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Joseph “Jay” L. Crowe, Captain Jr., USCG (Retired)
June 10, 1940 – February 22, 2003

Capt. Joseph L. Crowe Jr., USCG (Retired)

Joseph “Jay” Crowe died Saturday, 22 February 2003, at his home in Port Angeles with his family at his side. He was born on 10 June 1940 in Greenburg, PA.

After graduation from high school in Weston, MA., in 1958, he received an appointment to the U.S. Coast Guard Academy, New London, CT.

Commissioned an Ensign in 1962, he served a tour at sea and then was assigned to naval flight training. Receiving his wings in 1965, he served at Coast Guard Air Stations San Francisco, CA., Barber’s Point, HI; Cape Cod, MA.; and Annette Island and Sitka, AK.

He served during the Vietnam War on an exchange tour with the U.S. Air Force as a Combat Rescue Crew commander with the 37th ARRS in Da Nang AB, RVN. He was a 1981 graduate of the Air War College.

Captain Crowe served as commanding officer at both Port Angeles, WA., and Cape Cod, MA. His final assignment before retirement was as Chief, Operations Division, 11th Coast Guard District, Long Beach, CA.

Jay’s life was characterized by his Coast Guard career, his deep concern for people, his profound love for his family and a sincere and abiding faith in the Lord, Jesus Christ. Despite the painful effects of the ravaging disease which invaded his body, that faith never wavered. He will be remembered fondly as a friendly, compassionate, sincere, genuine person of the highest ethical standards.

He was a devoted husband and father. His children remember him as a father who always put the interests of his wife and his children before his own.

His concern for other people was displayed by his involvement in “Second Chance” classes at Peninsula College, youth soccer, Boy Scouts, and his church, Dungeness Community Church.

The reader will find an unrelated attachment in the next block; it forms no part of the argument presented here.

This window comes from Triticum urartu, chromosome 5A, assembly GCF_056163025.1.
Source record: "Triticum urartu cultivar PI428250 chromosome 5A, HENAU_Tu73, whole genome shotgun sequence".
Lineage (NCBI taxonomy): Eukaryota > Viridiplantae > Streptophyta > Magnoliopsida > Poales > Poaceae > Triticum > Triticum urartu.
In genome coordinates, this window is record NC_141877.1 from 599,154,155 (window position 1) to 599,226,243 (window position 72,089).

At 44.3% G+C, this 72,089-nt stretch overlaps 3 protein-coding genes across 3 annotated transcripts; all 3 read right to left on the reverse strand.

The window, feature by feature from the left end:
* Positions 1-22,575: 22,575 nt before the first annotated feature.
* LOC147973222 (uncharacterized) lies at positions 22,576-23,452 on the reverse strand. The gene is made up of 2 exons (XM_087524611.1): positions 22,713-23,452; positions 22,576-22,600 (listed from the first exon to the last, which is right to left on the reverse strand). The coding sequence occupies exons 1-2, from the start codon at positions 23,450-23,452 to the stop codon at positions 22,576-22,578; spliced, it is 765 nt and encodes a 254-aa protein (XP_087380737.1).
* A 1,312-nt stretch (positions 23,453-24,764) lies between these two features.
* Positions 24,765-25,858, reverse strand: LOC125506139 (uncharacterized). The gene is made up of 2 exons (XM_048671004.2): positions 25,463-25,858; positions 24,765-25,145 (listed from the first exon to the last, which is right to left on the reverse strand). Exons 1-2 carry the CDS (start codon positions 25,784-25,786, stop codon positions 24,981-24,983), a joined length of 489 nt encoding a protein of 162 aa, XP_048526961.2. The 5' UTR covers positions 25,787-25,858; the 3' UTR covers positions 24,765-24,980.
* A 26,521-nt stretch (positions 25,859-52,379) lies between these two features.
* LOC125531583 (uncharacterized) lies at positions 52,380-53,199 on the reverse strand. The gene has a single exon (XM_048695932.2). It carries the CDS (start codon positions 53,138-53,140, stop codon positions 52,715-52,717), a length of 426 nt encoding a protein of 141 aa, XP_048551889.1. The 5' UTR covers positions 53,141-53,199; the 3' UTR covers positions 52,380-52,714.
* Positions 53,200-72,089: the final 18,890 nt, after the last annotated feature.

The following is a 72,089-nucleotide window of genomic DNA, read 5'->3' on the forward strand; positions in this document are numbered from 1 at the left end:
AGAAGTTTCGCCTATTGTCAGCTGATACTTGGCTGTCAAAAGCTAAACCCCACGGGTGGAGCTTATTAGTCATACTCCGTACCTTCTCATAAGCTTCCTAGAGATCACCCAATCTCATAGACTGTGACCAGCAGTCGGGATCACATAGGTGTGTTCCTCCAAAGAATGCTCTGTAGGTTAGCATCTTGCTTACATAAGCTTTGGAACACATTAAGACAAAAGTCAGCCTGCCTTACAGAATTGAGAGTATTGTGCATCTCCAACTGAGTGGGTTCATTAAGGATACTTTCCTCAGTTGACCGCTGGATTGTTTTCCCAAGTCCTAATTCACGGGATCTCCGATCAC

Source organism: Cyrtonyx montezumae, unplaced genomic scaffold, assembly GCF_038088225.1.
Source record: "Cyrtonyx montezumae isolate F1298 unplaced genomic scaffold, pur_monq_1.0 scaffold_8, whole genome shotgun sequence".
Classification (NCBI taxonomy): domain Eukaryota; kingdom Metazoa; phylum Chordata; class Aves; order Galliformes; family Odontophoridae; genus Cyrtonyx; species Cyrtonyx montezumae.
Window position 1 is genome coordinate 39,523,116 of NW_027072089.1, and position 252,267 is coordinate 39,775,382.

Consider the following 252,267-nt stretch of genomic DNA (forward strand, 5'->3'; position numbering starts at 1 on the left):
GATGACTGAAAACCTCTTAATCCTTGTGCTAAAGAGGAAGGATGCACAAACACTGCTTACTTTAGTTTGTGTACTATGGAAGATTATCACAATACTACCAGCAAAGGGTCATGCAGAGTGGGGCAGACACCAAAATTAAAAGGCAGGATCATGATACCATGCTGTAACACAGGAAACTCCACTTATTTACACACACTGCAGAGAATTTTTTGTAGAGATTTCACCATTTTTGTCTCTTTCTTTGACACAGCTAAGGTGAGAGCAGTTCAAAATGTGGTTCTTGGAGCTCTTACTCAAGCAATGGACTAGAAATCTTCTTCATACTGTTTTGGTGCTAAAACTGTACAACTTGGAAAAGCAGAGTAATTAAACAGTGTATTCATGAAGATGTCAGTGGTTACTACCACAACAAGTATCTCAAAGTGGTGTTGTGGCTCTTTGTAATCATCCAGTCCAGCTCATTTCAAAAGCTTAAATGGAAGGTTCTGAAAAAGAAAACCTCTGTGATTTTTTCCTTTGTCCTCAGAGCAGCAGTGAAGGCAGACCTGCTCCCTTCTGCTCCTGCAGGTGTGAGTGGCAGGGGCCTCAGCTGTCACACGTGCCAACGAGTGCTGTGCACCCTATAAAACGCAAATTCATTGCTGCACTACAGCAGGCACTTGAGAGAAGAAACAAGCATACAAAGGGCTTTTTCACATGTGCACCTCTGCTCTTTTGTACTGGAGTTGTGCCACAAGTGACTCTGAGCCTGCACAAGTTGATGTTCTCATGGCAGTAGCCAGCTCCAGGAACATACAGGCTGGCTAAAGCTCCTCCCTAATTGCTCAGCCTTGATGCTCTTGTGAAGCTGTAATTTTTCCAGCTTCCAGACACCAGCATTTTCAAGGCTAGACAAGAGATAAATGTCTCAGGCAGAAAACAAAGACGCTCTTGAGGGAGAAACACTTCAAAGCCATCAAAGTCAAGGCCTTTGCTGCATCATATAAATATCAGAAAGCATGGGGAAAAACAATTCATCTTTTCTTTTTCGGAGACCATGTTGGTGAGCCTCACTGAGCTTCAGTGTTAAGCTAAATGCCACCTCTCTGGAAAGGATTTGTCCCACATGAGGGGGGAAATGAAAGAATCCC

Captain Crowe is survived by Anne, his wife of 38 years, his daughter Julie Shields of Aliso Viejo, CA.; his two sons, Joseph and Sean of Port Angeles; his mother, Sarah Karieva of Windsor, CT.; and his sister, Karen Lee of Suffield, CT.

Captain Joseph L. Crowe, Jr., was a noted Coast Guard aviator responsible for numerous rescues during peacetime and war and for his abilities as a leader, planner, and pilot. From 1971 to 1972, Crowe served as an exchange pilot with the Air Force’s 37th Aerospace Rescue and Recovery Squadron in Vietnam, flying numerous combat search and rescue missions. In June, 1971, he flew a combat rescue mission behind enemy lines to rescue successfully two downed airmen. Another combat rescue mission took place in April, 1972, when Crowe attempted to rescue Lieutenant Colonel Iceal Hambleton, USAF, who was made famous in the book Bat 21 (by William C. Anderson). Due to heavy enemy fire that riddled his HH-53C “Super Jolly,” however, Crowe was forced to abort the rescue and barely made it back to base.

He planned the operation that led to the successful rescue of American and South Vietnamese personnel trapped in Quang Tri during May, 1972. Crowe earned the Frederick L. Feinberg Award of the American Helicopter Society for his daring rescue in 1976 of seven men who were trapped on the bow section of sinking tanker Spartan Lady 145 miles south of Martha’s Vineyard during an intense storm. He later commanded Coast Guard Air Station Cape Cod for two tours of duty. Crowe was awarded three Distinguished Flying Crosses and nine Air Medals during his Coast Guard career.

Decorations

Awards and Citations

Distinguished Flying Cross

Awarded for actions during the Vietnam War

CITATION TO ACCOMPANY THE AWARD OF